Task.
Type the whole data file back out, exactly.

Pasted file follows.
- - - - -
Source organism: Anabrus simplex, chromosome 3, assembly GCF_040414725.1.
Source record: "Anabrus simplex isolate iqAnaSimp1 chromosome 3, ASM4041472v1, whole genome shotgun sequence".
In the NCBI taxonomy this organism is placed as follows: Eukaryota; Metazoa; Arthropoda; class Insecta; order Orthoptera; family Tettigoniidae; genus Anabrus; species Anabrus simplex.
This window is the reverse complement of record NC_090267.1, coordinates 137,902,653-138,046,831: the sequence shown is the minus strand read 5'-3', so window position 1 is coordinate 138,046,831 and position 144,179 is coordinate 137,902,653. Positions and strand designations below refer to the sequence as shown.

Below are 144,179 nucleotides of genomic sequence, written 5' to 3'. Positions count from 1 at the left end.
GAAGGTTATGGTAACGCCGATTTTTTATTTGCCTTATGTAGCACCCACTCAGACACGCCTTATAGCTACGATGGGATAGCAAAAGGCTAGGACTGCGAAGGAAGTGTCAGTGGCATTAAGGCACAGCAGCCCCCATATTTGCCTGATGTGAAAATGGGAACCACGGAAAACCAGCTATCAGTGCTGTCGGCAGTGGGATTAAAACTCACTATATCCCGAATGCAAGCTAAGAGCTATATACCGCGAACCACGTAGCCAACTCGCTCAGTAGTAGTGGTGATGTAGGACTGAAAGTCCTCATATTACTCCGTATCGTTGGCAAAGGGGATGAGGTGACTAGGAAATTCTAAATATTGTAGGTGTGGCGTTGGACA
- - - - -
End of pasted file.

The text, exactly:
Source organism: Anabrus simplex, chromosome 3, assembly GCF_040414725.1.
Source record: "Anabrus simplex isolate iqAnaSimp1 chromosome 3, ASM4041472v1, whole genome shotgun sequence".
In the NCBI taxonomy this organism is placed as follows: Eukaryota; Metazoa; Arthropoda; class Insecta; order Orthoptera; family Tettigoniidae; genus Anabrus; species Anabrus simplex.
This window is the reverse complement of record NC_090267.1, coordinates 137,902,653-138,046,831: the sequence shown is the minus strand read 5'-3', so window position 1 is coordinate 138,046,831 and position 144,179 is coordinate 137,902,653. Positions and strand designations below refer to the sequence as shown.

Below are 144,179 nucleotides of genomic sequence, written 5' to 3'. Positions count from 1 at the left end.
GAAGGTTATGGTAACGCCGATTTTTTATTTGCCTTATGTAGCACCCACTCAGACACGCCTTATAGCTACGATGGGATAGCAAAAGGCTAGGACTGCGAAGGAAGTGTCAGTGGCATTAAGGCACAGCAGCCCCCATATTTGCCTGATGTGAAAATGGGAACCACGGAAAACCAGCTATCAGTGCTGTCGGCAGTGGGATTAAAACTCACTATATCCCGAATGCAAGCTAAGAGCTATATACCGCGAACCACGTAGCCAACTCGCTCAGTAGTAGTGGTGATGTAGGACTGAAAGTCCTCATATTACTCCGTATCGTTGGCAAAGGGGATGAGGTGACTAGGAAATTCTAAATATTGTAGGTGTGGCGTTGGACA